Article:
A lack of environmental cues can have devastating effects on someone’s memory, a new study has found after attempting to understand how a parent could forget their child in a car.
The recent peer-reviewed study, published in the journal APA PsychNet, details the result of an experiment in human memory.
Why is it important that researchers understand memory?
Since 1998, 496 children have died from pediatric vehicular heatstroke in the United States. According to a report by The Jerusalem Post, 809 children have died globally from vehicular heatstroke from 1998-2019.
In 2022, 54 animals died of vehicular heatstroke-related conditions, according to PETA.
Advocacy groups are attempting to lobby in US Congress for new safety features to be built into cars to help parents avoid forgetting their children.
How the researchers collected data on forgetfulness?
The researchers used a data sample of 192 students. In replacement of babies, for ethical reasons, the researchers sought to understand how often and why the students would forget their phones.
The researchers watched as students, who were participating in other experiments, forget their phones when they left the lab. In some cases, the students were given reminders and in other cases they were not, to understand what prompts might improve a person’s memory.
Both groups were given activity trackers, which were attached to their waistbands and were asked to return their trackers. However, only one group was given a verbal reminder to collect their phone at the end of the session.
Of the group with an environmental cue, the tracker, nearly 5% had forgotten their phone. In the group without an environmental cue, 7% of the students forgot to retrieve their phones.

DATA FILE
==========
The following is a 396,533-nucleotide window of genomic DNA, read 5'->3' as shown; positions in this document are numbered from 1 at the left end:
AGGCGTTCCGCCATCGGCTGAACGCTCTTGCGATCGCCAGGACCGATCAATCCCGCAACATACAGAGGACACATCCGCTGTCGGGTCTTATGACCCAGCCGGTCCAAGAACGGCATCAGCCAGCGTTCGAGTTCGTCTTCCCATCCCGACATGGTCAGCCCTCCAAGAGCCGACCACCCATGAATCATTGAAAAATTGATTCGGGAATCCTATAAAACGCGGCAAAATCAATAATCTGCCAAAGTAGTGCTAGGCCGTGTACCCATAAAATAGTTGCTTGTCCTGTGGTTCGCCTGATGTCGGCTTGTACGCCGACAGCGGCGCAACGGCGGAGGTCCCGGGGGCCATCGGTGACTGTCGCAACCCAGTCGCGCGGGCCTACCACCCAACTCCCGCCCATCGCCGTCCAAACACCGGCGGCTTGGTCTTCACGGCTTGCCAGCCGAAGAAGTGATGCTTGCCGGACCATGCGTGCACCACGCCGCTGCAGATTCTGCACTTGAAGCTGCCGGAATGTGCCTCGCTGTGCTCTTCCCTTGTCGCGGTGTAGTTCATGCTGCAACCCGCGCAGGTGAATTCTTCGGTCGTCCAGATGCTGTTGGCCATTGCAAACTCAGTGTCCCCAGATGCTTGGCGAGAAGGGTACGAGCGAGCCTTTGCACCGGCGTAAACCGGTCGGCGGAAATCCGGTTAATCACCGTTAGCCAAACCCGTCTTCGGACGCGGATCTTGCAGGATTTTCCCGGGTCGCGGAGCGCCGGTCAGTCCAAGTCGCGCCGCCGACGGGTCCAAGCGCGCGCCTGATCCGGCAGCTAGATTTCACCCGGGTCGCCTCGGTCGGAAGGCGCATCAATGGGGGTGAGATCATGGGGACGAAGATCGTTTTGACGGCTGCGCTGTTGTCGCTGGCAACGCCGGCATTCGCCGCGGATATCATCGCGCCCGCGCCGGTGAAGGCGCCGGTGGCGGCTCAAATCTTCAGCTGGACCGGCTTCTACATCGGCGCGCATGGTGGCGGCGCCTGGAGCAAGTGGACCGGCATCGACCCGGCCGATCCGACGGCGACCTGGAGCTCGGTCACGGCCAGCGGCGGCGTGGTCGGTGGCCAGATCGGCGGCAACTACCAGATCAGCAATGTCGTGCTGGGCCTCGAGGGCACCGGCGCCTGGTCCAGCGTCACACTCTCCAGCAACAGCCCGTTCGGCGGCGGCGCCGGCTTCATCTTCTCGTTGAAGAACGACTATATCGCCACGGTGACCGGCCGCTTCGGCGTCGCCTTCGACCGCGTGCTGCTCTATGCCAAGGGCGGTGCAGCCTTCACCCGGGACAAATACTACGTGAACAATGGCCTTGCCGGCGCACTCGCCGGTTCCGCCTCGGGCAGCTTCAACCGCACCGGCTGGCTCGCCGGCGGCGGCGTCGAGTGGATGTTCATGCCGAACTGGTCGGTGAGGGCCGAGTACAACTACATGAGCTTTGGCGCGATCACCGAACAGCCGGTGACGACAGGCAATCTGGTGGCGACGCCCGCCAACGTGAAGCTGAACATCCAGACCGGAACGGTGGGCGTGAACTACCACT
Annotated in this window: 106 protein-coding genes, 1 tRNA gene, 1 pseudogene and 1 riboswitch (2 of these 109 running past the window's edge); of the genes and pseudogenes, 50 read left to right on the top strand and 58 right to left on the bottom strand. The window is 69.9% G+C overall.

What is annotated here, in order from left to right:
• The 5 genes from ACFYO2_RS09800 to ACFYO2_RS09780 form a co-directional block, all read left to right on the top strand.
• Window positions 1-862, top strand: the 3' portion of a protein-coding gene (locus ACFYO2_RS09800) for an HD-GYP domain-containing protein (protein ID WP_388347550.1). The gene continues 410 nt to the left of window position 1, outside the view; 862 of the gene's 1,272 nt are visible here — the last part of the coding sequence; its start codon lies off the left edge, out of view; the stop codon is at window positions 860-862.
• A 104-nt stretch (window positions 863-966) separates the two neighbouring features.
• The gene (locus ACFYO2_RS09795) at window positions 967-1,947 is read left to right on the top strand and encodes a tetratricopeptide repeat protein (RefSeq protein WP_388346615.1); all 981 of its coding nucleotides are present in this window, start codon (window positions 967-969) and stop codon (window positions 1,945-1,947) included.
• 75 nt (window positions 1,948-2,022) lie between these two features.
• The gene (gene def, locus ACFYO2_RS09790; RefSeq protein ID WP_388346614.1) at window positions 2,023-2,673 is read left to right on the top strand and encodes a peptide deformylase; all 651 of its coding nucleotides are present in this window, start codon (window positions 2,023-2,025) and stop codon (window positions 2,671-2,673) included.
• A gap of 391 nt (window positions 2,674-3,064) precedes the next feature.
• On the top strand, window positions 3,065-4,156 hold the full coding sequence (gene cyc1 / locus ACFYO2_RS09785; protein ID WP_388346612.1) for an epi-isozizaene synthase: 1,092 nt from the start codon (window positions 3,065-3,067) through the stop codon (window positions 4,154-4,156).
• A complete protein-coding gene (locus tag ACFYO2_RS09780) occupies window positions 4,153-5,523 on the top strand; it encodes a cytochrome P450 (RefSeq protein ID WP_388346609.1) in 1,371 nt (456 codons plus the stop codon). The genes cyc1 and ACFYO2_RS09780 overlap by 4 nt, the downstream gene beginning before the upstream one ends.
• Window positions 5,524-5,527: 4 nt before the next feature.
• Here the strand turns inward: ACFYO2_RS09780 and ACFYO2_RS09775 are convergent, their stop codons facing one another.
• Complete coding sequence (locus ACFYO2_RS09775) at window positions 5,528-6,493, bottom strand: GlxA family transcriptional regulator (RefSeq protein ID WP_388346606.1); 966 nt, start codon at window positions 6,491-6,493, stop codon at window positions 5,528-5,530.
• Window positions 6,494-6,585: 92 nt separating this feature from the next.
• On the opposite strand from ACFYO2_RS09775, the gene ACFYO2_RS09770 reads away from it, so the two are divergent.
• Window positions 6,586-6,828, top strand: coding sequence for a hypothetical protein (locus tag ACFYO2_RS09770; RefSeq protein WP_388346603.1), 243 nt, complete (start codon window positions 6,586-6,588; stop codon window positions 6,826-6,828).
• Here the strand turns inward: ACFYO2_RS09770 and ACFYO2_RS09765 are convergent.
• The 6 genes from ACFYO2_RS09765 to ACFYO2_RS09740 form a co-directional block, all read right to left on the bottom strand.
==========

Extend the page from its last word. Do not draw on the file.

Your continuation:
Nearly 18% of both categories had forgotten to return their tracker.
Why do people forget things?
The researchers found that forgetting can occur when environmental cues are unsuccessful in triggering a memory of intention at the correct moment.
In moments where there is a lot going on, the intention can be lost. The researchers added that this could happen to anyone.
“When you talk about the forgotten baby scenarios, people often make assumptions about who forgets their babies, who the caregivers are,” co-author Nathan Rose said. “And there’s no evidence to support the idea that men are more likely to commit this kind of error than women, or vice versa.”
“You process those more automatically, so you can get lost in your thoughts because your behaviors are being driven by the environment,” Rose said. “It’s not that you forget what it is you’re supposed to be doing; you’re just forgetting to do it at the appropriate moment.”
Parents, who often have to deal with a lot of stimuli, may forget their intention to take the baby out of the car because there is an overwhelming amount going on around them.
Adding to this, there are fewer environmental cues now than there had been in the past. The 1990s introduced legislation enforcing babies to be placed in rear-facing backseat car seats. Before this, babies were placed in a more visual location and were less frequently forgotten, although less safe.
“The absence of salient visual and auditory cues from a child who is sleeping in the backseat creates a scenario conducive to forgetting the child is in the car,” the researchers wrote.